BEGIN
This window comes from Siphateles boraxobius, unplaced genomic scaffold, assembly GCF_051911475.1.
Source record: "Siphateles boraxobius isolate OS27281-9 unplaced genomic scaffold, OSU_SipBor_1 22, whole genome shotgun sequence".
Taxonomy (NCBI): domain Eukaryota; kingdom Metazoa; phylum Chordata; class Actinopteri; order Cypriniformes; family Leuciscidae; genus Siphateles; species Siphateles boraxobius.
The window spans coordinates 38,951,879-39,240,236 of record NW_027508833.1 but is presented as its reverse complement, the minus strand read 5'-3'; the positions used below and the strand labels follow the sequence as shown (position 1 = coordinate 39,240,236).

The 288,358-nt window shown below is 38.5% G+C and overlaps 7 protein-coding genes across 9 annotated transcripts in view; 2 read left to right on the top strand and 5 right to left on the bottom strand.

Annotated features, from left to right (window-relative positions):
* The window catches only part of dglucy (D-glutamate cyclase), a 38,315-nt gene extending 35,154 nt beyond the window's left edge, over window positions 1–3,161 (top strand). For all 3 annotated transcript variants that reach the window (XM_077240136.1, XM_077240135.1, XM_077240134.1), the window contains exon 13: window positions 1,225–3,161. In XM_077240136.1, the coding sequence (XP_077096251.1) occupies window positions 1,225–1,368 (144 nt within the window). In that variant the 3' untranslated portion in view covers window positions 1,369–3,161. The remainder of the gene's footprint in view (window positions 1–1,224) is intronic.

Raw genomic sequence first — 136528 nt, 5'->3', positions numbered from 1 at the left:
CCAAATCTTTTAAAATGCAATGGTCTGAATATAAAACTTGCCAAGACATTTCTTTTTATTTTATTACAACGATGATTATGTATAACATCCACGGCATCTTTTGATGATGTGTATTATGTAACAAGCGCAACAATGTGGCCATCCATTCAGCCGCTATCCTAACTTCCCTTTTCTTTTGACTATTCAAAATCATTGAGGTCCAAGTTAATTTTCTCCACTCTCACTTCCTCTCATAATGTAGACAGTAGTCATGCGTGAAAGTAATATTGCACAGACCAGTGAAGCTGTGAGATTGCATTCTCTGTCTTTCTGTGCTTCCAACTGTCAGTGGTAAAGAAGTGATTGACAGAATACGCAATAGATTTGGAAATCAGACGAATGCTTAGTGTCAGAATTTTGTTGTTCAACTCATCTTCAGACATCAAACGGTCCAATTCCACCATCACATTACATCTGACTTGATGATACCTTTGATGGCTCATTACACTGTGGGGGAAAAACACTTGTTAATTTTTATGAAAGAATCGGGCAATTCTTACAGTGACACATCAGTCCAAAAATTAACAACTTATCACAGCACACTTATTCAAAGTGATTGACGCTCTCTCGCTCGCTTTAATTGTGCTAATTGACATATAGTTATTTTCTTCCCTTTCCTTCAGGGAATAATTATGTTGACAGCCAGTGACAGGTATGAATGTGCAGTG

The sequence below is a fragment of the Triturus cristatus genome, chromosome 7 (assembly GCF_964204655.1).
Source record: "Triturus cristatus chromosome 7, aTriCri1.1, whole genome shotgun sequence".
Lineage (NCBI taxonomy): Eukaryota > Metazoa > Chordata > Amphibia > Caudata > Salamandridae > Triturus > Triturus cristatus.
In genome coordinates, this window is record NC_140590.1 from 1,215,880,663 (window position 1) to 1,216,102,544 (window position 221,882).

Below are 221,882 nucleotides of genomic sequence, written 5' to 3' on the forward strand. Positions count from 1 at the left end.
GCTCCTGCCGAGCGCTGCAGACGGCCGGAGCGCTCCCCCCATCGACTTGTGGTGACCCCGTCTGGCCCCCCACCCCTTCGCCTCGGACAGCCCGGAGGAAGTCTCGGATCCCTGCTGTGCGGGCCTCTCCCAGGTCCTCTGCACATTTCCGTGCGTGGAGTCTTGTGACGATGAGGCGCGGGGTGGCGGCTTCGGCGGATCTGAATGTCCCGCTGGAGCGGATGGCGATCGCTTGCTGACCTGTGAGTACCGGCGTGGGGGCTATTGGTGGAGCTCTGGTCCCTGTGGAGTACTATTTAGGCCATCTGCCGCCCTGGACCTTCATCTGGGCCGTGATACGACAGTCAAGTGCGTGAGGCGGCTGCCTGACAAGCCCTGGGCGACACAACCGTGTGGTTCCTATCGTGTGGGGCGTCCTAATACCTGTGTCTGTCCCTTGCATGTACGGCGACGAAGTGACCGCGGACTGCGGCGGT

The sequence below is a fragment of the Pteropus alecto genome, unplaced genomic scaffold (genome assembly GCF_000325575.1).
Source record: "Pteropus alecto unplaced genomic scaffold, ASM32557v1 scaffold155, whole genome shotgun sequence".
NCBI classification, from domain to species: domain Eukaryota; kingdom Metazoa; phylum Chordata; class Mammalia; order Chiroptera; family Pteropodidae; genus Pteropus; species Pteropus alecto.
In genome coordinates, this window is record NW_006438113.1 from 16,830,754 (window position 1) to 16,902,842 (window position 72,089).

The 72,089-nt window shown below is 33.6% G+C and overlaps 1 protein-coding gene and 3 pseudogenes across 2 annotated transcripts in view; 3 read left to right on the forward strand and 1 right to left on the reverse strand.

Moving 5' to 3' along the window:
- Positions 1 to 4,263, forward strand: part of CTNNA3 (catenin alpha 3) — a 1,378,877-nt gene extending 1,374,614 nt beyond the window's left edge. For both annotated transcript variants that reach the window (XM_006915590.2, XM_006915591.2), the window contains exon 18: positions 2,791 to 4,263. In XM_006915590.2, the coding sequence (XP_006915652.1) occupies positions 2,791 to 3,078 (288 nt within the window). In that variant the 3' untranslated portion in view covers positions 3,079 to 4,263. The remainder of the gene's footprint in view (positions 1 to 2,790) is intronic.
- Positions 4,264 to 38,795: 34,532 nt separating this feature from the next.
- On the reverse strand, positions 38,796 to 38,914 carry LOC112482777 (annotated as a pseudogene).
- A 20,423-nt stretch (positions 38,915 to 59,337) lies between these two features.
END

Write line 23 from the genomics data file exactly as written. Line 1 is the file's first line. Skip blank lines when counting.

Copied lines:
- Positions 4,264 to 38,795: 34,532 nt separating this feature from the next.